[0038] The average particle size of the heat-expandable microspheres used can appropriately be determined. In general, heat-expandable microspheres having an average particle size of 100 μm or less, preferably 80 μm or less and more preferably from 1 to 50 μm, are used, but the present invention is not limited thereto. There are commercially available heat-expandable microspheres, for example, MICROSPHERE™ (manufactured by Matsumoto Yushi Seiyaku).

[0039] The amount of the heat-expandable microspheres used may appropriately be determined by, for example, the expansion ratio of the heat-expandable layer and the degree of lowering of the adhesive force. In general, in the case of the above-described binders and pressure-sensitive adhesives, the heat-expandable microspheres are used in an amount of from 1 to 150 parts by weight, preferably form 10 to 130 parts by weight and more preferably form 25 to 100 parts by weight, per 100 parts by weight of the base polymer.

[0040] The heat-expandable layer can be formed by, for example, mixing the heat-expandable microspheres with other components such as a binder together with, if desired and necessary, a solvent, and spreading the resulting mixture in an appropriate manner such as coating to form a sheet-like layer. The thickness of the layer can appropriately be determined depending on, for example, the degree of lowering of the adhesive force.

[0041] If the thickness of the layer is too small, the uneven deformation of the surface caused by the heat-expandable microspheres brings about the uneven deformation of the pressure-sensitive adhesive layer formed thereon, thereby failing to achieve a sufficient adhesive force. Further, the pressure-sensitive adhesive layer formed on the heat-expandable layer undergoes cohesive failure upon heating and, as a result, the degree of contamination of the adherend increases. Furthermore, if the layer thickness is too large, the adhesive force lowers insufficiently because of the insufficient deformation upon heating. To prevent the above disadvantages, the thickness of the heat-expandable layer is 300 μm or less, preferably from 2 to 200 μm and more preferably from 5 to 150 μm.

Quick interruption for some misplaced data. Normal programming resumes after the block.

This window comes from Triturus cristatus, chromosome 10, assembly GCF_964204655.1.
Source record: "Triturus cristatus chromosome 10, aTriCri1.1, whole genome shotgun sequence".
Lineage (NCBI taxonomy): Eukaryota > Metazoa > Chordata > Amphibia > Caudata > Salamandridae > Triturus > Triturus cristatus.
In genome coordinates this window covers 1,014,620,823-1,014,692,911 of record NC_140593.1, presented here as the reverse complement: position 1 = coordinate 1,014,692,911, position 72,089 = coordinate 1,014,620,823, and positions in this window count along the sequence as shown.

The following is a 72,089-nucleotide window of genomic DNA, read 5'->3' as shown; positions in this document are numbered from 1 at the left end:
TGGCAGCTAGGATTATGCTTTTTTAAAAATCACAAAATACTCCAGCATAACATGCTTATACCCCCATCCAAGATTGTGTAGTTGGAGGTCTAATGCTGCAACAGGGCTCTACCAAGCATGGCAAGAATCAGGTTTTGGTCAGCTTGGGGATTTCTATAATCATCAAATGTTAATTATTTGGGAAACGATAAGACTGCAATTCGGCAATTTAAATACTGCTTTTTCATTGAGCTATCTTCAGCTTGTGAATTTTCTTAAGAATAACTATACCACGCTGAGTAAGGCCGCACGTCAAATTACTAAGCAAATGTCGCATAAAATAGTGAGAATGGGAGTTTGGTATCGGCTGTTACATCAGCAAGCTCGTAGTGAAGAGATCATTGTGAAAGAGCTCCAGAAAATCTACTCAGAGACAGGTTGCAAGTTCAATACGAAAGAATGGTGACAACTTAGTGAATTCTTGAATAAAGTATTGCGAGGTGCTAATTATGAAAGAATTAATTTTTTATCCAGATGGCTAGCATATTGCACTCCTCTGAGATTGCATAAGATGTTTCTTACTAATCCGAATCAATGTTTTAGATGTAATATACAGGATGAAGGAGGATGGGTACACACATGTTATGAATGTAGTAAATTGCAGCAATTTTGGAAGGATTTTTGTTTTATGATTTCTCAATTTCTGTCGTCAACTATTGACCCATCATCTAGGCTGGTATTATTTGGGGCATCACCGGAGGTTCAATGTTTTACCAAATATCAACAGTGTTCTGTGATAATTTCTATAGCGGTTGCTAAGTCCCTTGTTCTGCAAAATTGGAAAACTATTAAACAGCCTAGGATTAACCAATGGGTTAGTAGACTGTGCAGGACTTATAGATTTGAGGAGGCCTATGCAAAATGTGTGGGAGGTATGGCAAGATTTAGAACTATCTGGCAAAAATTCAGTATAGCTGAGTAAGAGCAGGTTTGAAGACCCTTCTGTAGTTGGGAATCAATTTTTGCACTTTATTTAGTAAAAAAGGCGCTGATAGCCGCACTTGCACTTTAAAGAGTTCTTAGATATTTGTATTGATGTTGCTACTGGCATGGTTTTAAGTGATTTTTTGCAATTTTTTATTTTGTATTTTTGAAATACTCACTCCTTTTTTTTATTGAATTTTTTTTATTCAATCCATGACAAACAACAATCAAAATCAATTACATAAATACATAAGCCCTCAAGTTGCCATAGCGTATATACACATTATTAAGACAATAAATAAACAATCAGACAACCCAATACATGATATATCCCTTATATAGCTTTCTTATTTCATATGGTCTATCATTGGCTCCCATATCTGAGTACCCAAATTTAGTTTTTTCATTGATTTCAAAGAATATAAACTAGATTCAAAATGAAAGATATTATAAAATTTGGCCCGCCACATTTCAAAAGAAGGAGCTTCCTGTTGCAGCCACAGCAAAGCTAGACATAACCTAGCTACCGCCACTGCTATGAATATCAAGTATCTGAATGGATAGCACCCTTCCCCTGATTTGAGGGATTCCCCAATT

[0042] In forming the heat-expandable layer, the heat-expandable layer 2 is supported by a substrate 1 as shown in the drawings. This embodiment has some advantages such that the heat-expandable layer and also the non-heat-expandable pressure-sensitive adhesive layer are supported and reinforced by the substrate, so that the handling properties of the heat-peelable pressure-sensitive adhesive sheet are improved and the heat-peelable pressure-sensitive adhesive sheet can efficiently be adhered to an adherend and, then peeled therefrom after heating.

[0043] Substrate

[0044] The substrate is not particularly limited, but examples of the substrate that can be used are appropriate thin materials capable of supporting the heat-expandable layer. Examples of the substrate that can be used include papers, fabrics, porous materials such as non-woven fabrics or nets, plastic films (polyethylene, polypropyleme, ethylene vinyl acetate, polyethylene terephthalate, polyvinyl chloride, α-olefin, polyphenylene sulfide, nylon, aramide, polyethylene ether ketone, etc.), rubber sheets, foamed sheets, metal foils and laminates thereof. Of those, thin materials having excellent heat resistance that do not melt at the heat treatment of the heat-expandable layer are preferable from the standpoints of, for example, handling properties.

[0045] The substrate may be a material that has been treated by, for example, stretching so as to control the deformation properties such as elongation. Where the pressure-sensitive adhesive layer is treated by, for example, radiation, a substrate that permeates its treating radiation is used. The thickness of the substrate can appropriately be determined depending on, for example, its strength and flexibility and the purpose of the use. The thickness is generally 500 μm or less, preferably from 3 to 300 μm and more preferably form 5 to 250 μm, but it is not limited thereto.

[0046] The sheet of the above-described substrate-supporting embodiment can be formed by an appropriate method, for example, a method of conducting the above-described spreading procedure on the substrate to directly form the heat-expandable layer on the substrate, or a method of forming the heat-expandable layer on a release liner according to the above procedure and then transferring this heat-expandable layer on the substrate.